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Archive - Jun 1, 2017

North Carolina Governor & NIH Director Kick Off Precision Medicine World Conference (PMWC) 2017 at Duke

The 12th Personalized Medicine World Conference (PMWC) and the first on the East Coast of the United States was held May 24-25 at Duke University in North Carolina, and featured major biotech and medical figures from around the world. The meeting was opened by Program Co-Chair Ralph Snyderman, MD, Chancellor Emeritus, Duke University, James B. Duke Professor of Medicine, Duke University Medical School, and Director of the Duke Center for Research on Personalized Health Care. Dr. Snyderman said that with the completed sequencing of the human genome in 2003, there was a vision that health care would be transformed by new technologies and genomic advances, and that already remarkable progress has been made toward extending the healthy living and longevity of every person. He highlighted the strengths of Research Triangle Park and compared it favorably with Silicon Valley, particularly with respect to innovation. He paid tribute to the meeting co-hosts: Duke, Duke Health, Johns Hopkins University, Intermountain Healthcare, and UCSF, and then called upon Tal Behar, Co-Founder and President of PMWC International to say a few welcoming words to the over 400 meeting registrants. Tal said the PMWC was thrilled and honored to be at Duke for the first East Coast PMWC meeting and she thanked the meeting co-chairs, Dr. Snyderman and Geoff Ginsburg. MD, PhD, Professor of Medicine and Director of the Duke Center for Applied Genomic and Precision Medicine, for their efforts in organizing this truly spectacular meeting. She wished everyone two very productive days and then called on Dr. Ginsburg to make a few opening remarks. Dr. Ginsburg emphasized that precision medicine involves the convergence of many fields and focuses on the centrality of the patient.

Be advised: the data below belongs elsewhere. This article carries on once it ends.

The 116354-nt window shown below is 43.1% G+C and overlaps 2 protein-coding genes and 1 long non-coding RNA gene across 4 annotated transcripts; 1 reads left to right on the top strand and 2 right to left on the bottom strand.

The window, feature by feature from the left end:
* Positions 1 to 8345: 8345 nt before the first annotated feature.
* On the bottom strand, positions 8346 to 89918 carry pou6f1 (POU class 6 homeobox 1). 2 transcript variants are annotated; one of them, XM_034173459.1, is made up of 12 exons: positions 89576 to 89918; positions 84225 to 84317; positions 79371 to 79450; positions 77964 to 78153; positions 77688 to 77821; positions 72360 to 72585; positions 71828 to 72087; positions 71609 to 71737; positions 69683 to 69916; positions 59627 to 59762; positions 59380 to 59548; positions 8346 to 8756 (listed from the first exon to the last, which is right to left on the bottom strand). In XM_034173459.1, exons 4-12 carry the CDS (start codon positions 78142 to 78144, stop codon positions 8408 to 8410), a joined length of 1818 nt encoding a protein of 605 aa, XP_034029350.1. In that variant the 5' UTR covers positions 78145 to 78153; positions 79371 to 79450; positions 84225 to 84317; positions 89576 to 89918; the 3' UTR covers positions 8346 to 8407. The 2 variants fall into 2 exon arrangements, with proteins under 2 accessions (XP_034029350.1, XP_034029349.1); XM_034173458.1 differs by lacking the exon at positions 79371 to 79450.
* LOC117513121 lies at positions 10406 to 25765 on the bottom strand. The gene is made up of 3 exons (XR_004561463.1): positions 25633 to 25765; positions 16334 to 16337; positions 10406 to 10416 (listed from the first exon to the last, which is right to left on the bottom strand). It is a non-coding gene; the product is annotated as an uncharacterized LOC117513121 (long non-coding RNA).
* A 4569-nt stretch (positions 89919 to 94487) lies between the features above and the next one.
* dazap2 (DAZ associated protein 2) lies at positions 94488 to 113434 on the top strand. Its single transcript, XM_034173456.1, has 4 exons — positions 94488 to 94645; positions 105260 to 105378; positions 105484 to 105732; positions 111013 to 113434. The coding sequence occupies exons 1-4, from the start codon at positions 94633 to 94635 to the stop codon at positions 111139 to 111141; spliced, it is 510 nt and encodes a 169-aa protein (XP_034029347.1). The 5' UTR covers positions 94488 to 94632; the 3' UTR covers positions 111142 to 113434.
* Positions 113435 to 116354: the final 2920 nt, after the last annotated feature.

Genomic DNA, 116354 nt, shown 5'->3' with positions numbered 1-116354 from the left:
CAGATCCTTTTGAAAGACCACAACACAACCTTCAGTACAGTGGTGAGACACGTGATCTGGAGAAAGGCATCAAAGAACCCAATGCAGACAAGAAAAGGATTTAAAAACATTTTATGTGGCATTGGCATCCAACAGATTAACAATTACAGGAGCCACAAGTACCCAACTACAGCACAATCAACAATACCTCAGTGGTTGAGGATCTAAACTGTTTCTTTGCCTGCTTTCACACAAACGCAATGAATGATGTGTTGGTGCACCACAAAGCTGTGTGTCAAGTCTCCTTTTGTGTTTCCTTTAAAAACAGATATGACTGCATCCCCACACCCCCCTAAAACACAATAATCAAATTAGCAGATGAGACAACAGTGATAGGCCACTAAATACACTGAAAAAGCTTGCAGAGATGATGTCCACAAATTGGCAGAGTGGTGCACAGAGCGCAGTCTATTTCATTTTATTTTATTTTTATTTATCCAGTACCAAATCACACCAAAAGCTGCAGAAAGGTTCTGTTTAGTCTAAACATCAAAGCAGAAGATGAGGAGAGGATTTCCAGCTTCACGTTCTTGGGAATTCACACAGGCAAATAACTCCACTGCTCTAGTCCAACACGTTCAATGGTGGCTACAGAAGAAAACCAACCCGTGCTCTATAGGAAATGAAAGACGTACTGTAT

Common Acne Medication Offers New Treatment for Recent-Onset Multiple Sclerosis; “Spectacular Outcome Will Positively Impact People's Lives Worldwide”

A Canadian clinical trial led by researchers at the University of Calgary's Hotchkiss Brain Institute (HBI), at the Cumming School of Medicine (CSM), shows that minocycline, a common acne medication, can slow the progress of relapsing-remitting multiple sclerosis (MS) in people who have recently experienced their first symptoms. In addition to being an unexpected discovery - an acne drug benefitting a neurological disorder - the discovery is significant as it offers a safe and affordable treatment option for those with early onset MS. This discovery could impact thousands of newly diagnosed MS patients around the world. The results of the Phase 3 clinical trial were published in the June 1, 2017 issue of the New England Journal of Medicine. The trial included 142 participants between the ages of 18 and 60 across 12 Canadian sites including: Vancouver, Burnaby, Calgary, Edmonton, Winnipeg, Ottawa, Toronto, London, Montreal, Quebec City, and Halifax. MS is thought to be an autoimmune disease of the central nervous system (brain, spinal cord). The disease attacks myelin, the protective covering of the nerves, causing inflammation and often damaging the myelin. The drug works by reducing the inflammation. The NEJM article is titled “Trial of Minocycline in a Clinically Isolated Syndrome of Multiple Sclerosis.” In Canada, the cost of current therapies for relapsing-remitting MS typically falls in the range of $20,000 to $40,000 per year; the minocycline treatment would cost a fraction of that at about $600 per year. In the United States, MS treatment often costs about three times as much as in Canada. Researchers say the potential cost saving will be tremendous and will improve access to treatment for people with MS.